Towards the integration of complex systems theory, geographic information science, and network science for modelling geospatial phenomena

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Thesis type
(Thesis) Ph.D.
Date created
A complex systems approach conceptualizes spatial systems from the bottom-up to better understand how local spatial interactions generate emergent system-level behavior and spatial patterns at large spatial extents. This approach can be applied to examine ecological, urban, and social systems within contexts of geographic space and time. Geographic automata systems (GAS) including cellular automata (CA) and agent-based models (ABM) are spatio-temporal modelling frameworks that are rooted in complex systems theory. In a similar manner, network theory uses a complex systems approach to represent and analyze spatial systems as sets of georeferenced nodes and links that form measurable spatial networks. Separately, GAS and network-based approaches offer unique advantages in exploring and analyzing complex systems, however the two approaches are rarely integrated. Therefore, the purpose of this dissertation is to explore the intersection of complex systems theory, geographic information science, and network theory to leverage the advantages of each field for better understanding a variety of complex spatial systems. The main objective is to develop a suite of novel network-based automata modelling approaches that simulate complex dynamic spatial systems as measurable, evolving, spatial networks. Three novel modelling approaches are developed including: a geographic network automata (GNA) model that uses spatial networks, network-based transition rules, and network analysis for the representation of complex spatial systems; a network-based ABM (N-ABM) that integrates networks not as inputs for the ABM, but as a novel way to conceptualize, analyze, and communicate the model and model results; and a network based validation approach for the testing of ABMs. Obtained results demonstrate that the integration of complex systems theory, geographic information science, and network theory offers new means for the representation, analysis, communication, and testing of GAS and the complex systems they represent, thus helping to thus helping to "open the black box". Furthermore, the presentation of modelling results in application to insect infestation and disease transmission contribute to the enhancement of decision-making processes by providing tools that can be used in forecasting and scenario testing. This dissertation contributes new methodological frameworks to the fields of geographic information science, GAS, and network theory.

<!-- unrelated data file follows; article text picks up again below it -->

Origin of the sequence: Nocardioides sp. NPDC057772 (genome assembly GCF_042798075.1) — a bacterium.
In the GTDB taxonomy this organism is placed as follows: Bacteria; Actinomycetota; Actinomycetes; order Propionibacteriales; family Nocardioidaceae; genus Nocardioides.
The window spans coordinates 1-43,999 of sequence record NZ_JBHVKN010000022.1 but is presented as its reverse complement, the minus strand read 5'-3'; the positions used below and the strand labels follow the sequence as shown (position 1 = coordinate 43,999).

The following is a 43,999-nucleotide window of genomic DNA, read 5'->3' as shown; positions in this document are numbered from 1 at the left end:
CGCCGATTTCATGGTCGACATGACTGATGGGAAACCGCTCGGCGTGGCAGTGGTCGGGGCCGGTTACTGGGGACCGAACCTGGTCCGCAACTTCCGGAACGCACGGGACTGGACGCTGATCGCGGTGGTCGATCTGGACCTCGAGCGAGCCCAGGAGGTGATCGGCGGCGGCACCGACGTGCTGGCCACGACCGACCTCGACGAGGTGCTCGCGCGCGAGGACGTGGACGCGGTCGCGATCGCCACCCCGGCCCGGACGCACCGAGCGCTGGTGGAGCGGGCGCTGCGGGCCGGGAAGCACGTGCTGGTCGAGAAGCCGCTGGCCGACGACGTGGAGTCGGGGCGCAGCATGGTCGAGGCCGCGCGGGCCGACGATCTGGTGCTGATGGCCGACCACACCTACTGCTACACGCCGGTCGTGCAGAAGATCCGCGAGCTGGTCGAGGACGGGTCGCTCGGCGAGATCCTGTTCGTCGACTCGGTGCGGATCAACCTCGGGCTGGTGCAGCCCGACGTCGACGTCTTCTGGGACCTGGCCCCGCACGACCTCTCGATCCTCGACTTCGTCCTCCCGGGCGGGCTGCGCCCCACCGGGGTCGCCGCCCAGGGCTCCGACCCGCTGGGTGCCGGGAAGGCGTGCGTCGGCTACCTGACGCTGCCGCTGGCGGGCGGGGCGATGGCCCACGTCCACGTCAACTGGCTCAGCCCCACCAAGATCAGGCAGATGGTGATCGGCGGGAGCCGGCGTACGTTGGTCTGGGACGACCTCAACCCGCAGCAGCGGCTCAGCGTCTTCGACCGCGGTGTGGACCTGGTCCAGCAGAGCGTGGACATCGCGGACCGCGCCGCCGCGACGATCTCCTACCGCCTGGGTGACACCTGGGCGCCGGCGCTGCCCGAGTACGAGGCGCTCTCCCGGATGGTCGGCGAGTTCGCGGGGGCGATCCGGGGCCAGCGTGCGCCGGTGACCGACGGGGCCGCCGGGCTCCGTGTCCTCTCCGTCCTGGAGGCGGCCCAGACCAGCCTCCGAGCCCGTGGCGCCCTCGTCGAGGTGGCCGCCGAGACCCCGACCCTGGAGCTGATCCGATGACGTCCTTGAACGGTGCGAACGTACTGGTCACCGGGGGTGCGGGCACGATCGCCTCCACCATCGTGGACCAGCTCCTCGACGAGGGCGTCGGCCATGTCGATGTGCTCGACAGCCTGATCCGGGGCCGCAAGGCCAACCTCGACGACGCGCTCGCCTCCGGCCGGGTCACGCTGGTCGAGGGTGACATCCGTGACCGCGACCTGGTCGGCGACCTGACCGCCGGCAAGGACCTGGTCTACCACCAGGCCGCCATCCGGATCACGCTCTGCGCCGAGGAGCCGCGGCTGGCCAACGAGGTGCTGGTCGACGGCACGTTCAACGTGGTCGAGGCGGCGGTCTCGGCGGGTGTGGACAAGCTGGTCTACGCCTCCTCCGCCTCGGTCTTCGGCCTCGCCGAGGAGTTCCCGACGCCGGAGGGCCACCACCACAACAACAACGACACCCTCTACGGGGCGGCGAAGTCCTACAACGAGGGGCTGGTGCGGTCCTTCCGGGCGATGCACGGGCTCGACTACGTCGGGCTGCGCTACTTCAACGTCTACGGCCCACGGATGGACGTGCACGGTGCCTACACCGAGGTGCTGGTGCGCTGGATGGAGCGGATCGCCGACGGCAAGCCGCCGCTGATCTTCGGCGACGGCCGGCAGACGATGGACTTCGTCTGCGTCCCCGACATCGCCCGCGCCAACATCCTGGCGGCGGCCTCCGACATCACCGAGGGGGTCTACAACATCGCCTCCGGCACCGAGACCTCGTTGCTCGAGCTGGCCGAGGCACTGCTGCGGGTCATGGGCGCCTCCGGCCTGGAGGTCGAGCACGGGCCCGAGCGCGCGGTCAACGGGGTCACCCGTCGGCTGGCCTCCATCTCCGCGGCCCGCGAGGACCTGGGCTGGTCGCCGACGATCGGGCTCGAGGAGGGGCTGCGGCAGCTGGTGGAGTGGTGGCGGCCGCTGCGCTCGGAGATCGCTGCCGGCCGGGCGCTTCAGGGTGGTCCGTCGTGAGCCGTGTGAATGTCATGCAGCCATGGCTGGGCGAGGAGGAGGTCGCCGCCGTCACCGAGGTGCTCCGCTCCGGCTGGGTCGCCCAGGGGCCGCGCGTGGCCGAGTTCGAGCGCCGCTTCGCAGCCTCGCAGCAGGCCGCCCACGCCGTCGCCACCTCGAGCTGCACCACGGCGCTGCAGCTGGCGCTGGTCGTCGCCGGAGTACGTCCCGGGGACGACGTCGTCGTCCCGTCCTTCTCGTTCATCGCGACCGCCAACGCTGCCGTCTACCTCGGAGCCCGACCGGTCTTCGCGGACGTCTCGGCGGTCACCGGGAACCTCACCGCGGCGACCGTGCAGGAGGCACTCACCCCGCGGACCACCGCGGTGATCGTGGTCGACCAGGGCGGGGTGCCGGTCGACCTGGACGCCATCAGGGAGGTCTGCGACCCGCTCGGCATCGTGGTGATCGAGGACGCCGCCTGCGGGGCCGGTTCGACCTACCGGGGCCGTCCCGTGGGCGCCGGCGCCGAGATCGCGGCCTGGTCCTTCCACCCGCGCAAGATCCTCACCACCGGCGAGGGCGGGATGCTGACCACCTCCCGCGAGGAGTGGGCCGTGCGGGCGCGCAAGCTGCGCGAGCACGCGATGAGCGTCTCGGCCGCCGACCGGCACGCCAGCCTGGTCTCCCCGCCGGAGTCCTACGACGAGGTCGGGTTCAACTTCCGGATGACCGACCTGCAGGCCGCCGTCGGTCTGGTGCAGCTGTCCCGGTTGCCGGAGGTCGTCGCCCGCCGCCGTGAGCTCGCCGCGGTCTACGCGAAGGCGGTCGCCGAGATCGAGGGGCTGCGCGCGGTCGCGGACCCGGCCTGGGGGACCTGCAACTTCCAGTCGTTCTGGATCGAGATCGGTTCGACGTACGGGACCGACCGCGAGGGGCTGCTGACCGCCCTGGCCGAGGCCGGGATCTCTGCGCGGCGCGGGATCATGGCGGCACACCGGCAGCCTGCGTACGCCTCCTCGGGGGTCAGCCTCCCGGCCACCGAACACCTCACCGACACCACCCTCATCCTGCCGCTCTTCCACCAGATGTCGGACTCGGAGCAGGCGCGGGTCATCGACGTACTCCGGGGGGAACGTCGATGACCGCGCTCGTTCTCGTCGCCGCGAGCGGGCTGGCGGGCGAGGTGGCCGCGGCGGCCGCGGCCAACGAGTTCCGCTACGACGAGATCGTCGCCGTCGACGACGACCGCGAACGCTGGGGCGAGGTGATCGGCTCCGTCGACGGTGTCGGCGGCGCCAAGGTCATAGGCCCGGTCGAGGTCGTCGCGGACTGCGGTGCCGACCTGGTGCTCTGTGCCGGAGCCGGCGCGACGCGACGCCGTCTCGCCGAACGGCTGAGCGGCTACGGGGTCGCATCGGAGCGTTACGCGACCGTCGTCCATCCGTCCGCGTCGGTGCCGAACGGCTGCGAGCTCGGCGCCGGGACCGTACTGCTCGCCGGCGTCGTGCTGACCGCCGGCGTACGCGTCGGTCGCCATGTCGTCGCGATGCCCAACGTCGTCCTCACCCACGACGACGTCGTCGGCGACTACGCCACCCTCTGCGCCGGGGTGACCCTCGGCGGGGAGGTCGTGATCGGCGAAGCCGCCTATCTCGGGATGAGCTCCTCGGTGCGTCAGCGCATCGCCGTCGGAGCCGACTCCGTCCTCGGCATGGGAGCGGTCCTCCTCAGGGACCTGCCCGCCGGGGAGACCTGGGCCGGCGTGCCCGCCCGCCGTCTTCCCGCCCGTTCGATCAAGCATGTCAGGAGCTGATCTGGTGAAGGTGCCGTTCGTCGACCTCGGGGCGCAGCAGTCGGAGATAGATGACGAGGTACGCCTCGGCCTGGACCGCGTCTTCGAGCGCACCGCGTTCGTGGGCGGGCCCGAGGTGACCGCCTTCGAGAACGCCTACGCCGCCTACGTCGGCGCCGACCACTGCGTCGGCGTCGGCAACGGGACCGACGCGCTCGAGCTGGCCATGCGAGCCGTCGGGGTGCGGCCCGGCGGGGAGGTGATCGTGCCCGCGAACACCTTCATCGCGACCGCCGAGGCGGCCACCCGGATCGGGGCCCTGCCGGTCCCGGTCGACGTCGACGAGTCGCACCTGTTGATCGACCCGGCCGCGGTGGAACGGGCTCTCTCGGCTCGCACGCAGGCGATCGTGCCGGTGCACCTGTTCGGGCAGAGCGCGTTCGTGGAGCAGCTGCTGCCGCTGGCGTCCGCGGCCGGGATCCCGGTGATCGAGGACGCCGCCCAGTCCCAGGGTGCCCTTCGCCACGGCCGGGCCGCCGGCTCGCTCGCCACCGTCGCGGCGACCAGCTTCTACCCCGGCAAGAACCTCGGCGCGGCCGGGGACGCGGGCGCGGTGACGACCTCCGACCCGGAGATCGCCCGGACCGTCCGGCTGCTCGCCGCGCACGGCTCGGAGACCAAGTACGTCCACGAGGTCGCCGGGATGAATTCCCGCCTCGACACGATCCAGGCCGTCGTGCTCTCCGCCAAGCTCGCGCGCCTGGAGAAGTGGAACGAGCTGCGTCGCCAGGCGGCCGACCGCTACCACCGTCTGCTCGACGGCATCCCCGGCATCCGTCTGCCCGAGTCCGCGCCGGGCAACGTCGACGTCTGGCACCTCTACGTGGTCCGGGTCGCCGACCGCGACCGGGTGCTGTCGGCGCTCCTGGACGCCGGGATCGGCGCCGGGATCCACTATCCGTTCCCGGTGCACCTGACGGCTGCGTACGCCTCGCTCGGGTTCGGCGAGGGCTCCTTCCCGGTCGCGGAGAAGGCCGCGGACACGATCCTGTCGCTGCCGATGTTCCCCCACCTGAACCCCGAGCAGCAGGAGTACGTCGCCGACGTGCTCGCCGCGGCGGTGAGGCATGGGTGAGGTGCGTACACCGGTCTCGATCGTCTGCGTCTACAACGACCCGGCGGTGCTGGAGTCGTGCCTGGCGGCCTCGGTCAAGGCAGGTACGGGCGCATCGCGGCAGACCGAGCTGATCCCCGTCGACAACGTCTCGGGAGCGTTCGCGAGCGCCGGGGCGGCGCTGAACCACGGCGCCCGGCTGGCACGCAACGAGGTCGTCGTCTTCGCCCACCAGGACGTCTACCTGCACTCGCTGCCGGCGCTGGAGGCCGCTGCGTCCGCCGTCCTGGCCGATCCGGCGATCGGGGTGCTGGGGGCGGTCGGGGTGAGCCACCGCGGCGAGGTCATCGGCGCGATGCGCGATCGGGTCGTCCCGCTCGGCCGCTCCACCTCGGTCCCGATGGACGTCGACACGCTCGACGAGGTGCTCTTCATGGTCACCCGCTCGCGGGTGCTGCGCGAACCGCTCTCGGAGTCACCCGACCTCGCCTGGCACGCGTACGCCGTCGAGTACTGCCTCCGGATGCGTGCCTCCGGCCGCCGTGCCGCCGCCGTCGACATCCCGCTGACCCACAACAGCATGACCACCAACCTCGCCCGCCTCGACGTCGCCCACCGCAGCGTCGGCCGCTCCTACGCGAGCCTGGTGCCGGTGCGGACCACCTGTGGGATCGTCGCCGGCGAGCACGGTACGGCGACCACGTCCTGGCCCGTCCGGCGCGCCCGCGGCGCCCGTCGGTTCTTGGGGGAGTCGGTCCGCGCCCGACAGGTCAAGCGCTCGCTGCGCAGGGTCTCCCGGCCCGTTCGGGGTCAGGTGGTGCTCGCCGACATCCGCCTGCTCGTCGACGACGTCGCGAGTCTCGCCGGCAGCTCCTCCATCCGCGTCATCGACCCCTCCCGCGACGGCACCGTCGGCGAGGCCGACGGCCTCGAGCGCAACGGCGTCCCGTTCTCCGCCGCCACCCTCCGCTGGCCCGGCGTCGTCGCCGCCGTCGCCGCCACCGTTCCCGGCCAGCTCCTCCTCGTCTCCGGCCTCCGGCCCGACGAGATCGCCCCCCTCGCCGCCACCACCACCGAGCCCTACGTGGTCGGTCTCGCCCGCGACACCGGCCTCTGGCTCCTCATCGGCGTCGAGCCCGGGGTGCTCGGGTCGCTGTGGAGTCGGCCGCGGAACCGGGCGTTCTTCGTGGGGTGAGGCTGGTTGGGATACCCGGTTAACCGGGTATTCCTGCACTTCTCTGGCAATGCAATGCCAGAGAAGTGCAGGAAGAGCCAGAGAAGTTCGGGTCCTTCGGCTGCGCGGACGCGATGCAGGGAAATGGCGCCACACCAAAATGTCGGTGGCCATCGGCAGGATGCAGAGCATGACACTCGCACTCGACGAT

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Supervisor or Senior Supervisor
Thesis advisor: Dragicevic, Suzana
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